ISLAMABAD, Oct 19 (APP): Namira Salim, a Pakistani National became the first
Asian to Skydive Mount Everest as part of the “First Everest Skydive 2008” - the
vision of Nigel Gifford of High and Wild, a mountaineer and skydiver. Not only, the divers did a select few dive from an altitude above Mount Everest
(29,500 feet), but they also made history as the first jumpers ever to skydive
from the roof of the world.
Namira skydived tandem on October 11, 2008 after much waiting due to challenging
weather conditions at 12,350 feet in Shyangboche, the highest drop zone at the
world and normally the average altitude at which most skydives begin. This was
her first skydive.
“We almost always had a small weather window from around 0600 hours to 1000
hours due to the late monsoon in Nepal. This caused unexpected delays in our
jump programme” Namira told APP on phone after successful expedition.
Taking off in the Swiss Turbine P3 Pilatus Porter, Namira jumped in extreme cold
at 29,480 feet looking onto the summit of Everest.
“To my surprise, during the free fall, I felt suspended in thin air due to lack
of relative motion as she was captured on video for family and friends by camera
flyer Wendy Smith,” she said.
“After approximately one minute of free fall at the speed of 158 mph, her
parachute, three times the normal size, was deployed at 18,000 feet,” Namira
Being a high altitude jump, where one experiences 40% less oxygen, Namira was
equipped with an oxygen system, protective goggles, gloves, helmet and a thermal
jumpsuit which read “Peace Making with Nation Souls” the theme of her universal
The landing was smooth as she softly touched down at the Shyangboche drop zone
contending with winds of around 150-200 mph that could have blown her off
With the best of jump equipment, pilots, skydivers, tandem masters and camera
flyers gathered for this amazing adventure, one was sure of safe operations.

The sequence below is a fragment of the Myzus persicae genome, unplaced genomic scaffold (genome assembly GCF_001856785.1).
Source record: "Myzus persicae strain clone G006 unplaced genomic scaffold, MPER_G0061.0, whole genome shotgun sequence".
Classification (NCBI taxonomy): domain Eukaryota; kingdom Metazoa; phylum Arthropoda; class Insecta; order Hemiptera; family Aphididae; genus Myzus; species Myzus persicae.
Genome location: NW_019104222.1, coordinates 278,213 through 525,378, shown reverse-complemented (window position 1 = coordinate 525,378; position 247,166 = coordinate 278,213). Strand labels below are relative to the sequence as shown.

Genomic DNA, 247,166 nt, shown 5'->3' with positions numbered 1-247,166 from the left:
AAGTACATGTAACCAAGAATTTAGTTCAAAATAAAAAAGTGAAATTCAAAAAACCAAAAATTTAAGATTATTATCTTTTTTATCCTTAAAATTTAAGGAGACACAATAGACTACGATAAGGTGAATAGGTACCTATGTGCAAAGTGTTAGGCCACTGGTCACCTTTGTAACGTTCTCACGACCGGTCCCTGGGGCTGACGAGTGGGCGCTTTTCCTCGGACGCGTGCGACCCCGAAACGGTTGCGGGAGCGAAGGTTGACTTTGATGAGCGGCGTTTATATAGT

The Everest Parachuting Operations and Drop Zone Control fell under the
expertise of Dave Wood, a qualified US Military High Altitude Tandem Master and
Instructor of Military Freefall Oxygen Systems.
The Dual Hawk Tandem System, equipped with Set-400 Main Parachute, Master 425
Reserve Parachute an Airtec Cyres was provided by Tom Noonan, Director Strong
Revealing the experience, Namira said, after arrival in Kathmandu the skydivers
were flown to Lukla in Twin Otters, where the jump programme preceded 10 days of
challenging trekking in the Sagarmatha National Park for acclimatization and
high altitude training.
Everyday was an early start followed by trekking for 6-8 hours up and down steep
and gentle trails along scenic mountains and the milky white ‘Dhud Khosi Valley’
making way through small villages that housed lodges and tea houses.
“While our porters and yaks would be far ahead leading us to our next
destination, our Sherpa support team would cook for us and our wonderful guide
‘Billi’ would keep our group together” recalled Namira.
“I was greatly touched by the life of the sherpas who seem nothing of carrying
un-imaginable loads through zigzag paths amid the delicate mountain environment”
The trek, which started at 9,100 feet in Lukla went as high as 13,500 feet.
“I would like to thank Mohan K. Shrestha, Deputy Chief of Mission, Embassy of
Nepal for all his support during my challenging expedition,” she said.
“I also convey my heartfelt gratitude to my parents and loved ones for their
unconditional support. I am proud to have touched Everest, the third pole of the
world in my own unique way,” she added.
Namira Salim was the first Pakistani at the North Pole in 2007 and at the South
Pole in 2008. She is also set to become the first Pakistani in space aboard
Richard Branson’s Virgin Galactic.
Braving the extreme harsh weather, windchill and severe solar radiation, Namira
Salim, reached the South Pole in January 2008, to win more laurels for Pakistan.
After becoming the first Pakistani to have reached the North Pole in April 2007,
Namira ventured to become the first Pakistani at the South Pole also and hoisted
national flag on the snow land.
National flag she hoisted, was awarded to her by the then Caretaker Prime
Minister Muhammadmian Soomro on December 24, 2007, during her fly by visit to
Pakistan prior to private expedition to 90 degrees South.
“I am very happy. I cannot express my joy. I am again the first to skydive after
my earlier expeditions to North Pole and South Pole,” she remarked.
“Pay my congratulations to Pakistani nation for winning accolades for the
country and the nation,” were her last remarks on phone.
North or South, Namira carries the National Flag and the message of love and
peace as a Pakistani as she continues winning honour for the Nation.